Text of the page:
LeConte’s Thrasher Status and Nest Site Requirements Study, Colorado Desert

In support of the Coachella Valley Multiple Species Habitat Conservation Plan’s (CVMSHCP’s) monitoring program, BioServices staff in 2019 investigated the status of the LeConte’s Thrasher in the Coachella Valley, where the species’ numbers had severely declined.

Led by Research Ecologist Dr. Lori Hargrove, museum biologists sought to (1) determine the current distribution of the thrasher in the Coachella Valley by locating and mapping any territories, (2) gain a better understanding of territory and nest site requirements in this region, and (3) identify likely causes of decline.

Anticipating low sample sizes, the team surveyed 40 sites in the Coachella Valley as well as sites in neighboring Joshua Tree National Park (higher elevations) and Anza-Borrego Desert (lower elevations), where larger populations are known to persist. The biologists used standardized survey protocols developed by the CVMSHCP’s Biological Working Group, and protocols developed by the Desert Thrasher Working Group that are part of a range-wide monitoring effort.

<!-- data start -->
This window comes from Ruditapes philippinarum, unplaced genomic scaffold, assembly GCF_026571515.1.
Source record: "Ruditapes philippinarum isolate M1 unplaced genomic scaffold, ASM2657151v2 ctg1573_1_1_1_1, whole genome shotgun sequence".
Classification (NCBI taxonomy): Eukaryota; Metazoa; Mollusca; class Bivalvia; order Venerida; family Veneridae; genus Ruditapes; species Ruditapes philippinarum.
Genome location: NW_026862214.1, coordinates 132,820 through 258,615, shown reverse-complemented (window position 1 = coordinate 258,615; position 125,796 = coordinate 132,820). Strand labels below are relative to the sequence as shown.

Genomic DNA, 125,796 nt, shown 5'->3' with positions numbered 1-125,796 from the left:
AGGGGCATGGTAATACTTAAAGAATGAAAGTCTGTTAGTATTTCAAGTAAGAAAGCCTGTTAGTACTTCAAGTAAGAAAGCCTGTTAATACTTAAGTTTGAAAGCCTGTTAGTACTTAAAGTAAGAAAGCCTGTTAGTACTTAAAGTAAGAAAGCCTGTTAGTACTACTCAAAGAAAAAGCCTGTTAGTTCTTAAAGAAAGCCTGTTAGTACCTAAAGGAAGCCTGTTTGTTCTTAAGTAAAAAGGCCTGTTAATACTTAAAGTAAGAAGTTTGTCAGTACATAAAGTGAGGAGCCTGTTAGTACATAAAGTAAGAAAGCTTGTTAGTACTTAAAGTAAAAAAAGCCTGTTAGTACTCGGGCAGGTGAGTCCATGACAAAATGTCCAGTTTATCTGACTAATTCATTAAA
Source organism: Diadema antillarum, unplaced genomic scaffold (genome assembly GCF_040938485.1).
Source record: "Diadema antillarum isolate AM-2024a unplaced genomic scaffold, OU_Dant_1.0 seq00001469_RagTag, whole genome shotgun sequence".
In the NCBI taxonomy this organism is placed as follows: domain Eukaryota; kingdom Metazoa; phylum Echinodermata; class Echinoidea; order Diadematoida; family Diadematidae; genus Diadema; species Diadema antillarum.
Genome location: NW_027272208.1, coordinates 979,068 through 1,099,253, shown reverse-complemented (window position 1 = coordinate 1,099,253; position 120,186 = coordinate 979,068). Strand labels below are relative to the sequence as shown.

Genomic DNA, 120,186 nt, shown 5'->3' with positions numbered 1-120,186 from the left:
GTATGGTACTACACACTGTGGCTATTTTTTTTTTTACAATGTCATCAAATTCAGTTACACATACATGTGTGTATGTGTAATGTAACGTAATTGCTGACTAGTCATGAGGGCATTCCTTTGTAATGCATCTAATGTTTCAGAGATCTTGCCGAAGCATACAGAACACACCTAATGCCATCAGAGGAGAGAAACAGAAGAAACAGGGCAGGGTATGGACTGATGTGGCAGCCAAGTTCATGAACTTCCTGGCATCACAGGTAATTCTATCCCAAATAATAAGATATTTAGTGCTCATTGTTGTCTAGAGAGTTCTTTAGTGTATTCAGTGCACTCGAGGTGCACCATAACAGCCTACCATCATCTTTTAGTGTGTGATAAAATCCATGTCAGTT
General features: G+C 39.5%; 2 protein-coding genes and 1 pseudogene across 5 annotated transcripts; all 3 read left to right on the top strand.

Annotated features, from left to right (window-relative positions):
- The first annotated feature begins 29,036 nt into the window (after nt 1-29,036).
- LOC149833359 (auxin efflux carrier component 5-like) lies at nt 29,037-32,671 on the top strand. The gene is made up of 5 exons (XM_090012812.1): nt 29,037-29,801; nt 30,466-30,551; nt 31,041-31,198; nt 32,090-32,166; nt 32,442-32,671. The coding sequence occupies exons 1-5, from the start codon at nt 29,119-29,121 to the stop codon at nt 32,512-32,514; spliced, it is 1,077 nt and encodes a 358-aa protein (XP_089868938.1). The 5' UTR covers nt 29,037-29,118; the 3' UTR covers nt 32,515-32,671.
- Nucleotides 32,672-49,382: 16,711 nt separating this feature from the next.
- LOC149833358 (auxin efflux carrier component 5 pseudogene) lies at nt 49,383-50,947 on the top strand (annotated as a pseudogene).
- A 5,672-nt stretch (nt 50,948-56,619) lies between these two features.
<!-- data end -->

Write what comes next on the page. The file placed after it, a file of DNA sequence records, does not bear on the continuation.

Unfortunately, the team confirmed that the thrasher has continued to decline since baseline surveys were conducted in 2004-2005, and that the thrasher is currently extirpated or nearly extirpated from the Coachella Valley. However, the biologists detected LeConte’s Thrashers at 11 of 12 sites in Joshua Tree National Park and nine of 20 sites in Anza-Borrego.

By comparing habitat features around 26 LeConte’s Thrasher nests to habitat features in unoccupied plots, staff identified the nest site requirements that are lacking in the Coachella Valley and the factors that have contributed to the thrasher’s regional decline.

Museum researchers also used multiple criteria to rank 20 sites in the Coachella Valley for their potential to sustain LeConte’s Thrasher populations in the future and identified management measures that could facilitate recolonization of the species.

The study’s results will serve as a basis for comparison with future thrasher studies and inform habitat management decisions for the region.